Then there's the training of associates, a training that is lightyears more complex than any piece of apparel that the chain sells today. "We found that the certification process alone required more than 500 hours of fitting and training. These are considered medical devices," the Victoria's source said. Given that it's a medical device, there is also lots of highly specialized paperwork, "such as billing Medicare and insurance companies. Honest to goodness, to do it right for women, we couldn't do it in a way that would be right for them," the source said.
Instead, Victoria's Secret has opted to support the James Cancer Clinic at Ohio State. It has a program with boutiques right inside the medical center, shops with trained personnel to handle the fittings professionally.
Interestingly enough, the case for doing—or not doing—mastectomy bras is best illustrated by comparing Victoria's Secret—which has opted to not do it—with the largest U.S. chain today that is doing it: Nordstrom (NYSE:JWN).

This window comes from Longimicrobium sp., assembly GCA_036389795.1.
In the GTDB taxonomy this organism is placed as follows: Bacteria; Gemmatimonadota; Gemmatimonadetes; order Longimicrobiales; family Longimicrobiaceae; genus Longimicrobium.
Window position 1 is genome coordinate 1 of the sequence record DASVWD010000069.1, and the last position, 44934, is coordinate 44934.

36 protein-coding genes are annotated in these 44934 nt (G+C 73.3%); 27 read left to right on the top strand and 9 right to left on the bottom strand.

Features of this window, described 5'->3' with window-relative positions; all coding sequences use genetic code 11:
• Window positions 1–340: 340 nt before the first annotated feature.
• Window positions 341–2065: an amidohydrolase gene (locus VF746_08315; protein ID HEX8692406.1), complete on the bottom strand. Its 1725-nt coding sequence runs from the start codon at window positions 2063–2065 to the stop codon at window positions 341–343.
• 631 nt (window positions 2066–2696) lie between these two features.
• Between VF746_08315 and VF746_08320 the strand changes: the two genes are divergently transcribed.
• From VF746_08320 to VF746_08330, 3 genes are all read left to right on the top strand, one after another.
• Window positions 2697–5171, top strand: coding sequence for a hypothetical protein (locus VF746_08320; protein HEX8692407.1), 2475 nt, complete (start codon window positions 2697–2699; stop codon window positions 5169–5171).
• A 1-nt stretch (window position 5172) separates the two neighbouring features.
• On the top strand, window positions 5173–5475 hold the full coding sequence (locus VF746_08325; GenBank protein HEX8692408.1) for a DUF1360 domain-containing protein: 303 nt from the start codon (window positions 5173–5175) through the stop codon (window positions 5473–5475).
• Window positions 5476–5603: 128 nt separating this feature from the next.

Nordstrom has had its mastectomy bra program running for an impressive 35 years and has full-time associates who are fully trained and certified. "Our prosthesis bra offering and fitting service is a successful part of our lingerie business and we're pleased to offer it to our customers. For us, it seems like a natural connection to offer this service to our customers, many of whom are impacted by breast cancer," said Nordstrom spokesperson Tara Darrow. "We want to do what we can to provide them with the same level of personal service, product selection and knowledge during their prosthesis and bra fitting that they expect in a regular fitting. We offer certified prosthesis fitting in every Nordstrom full-line store and we believe we offer the single largest network of certified mastectomy fitters in the country."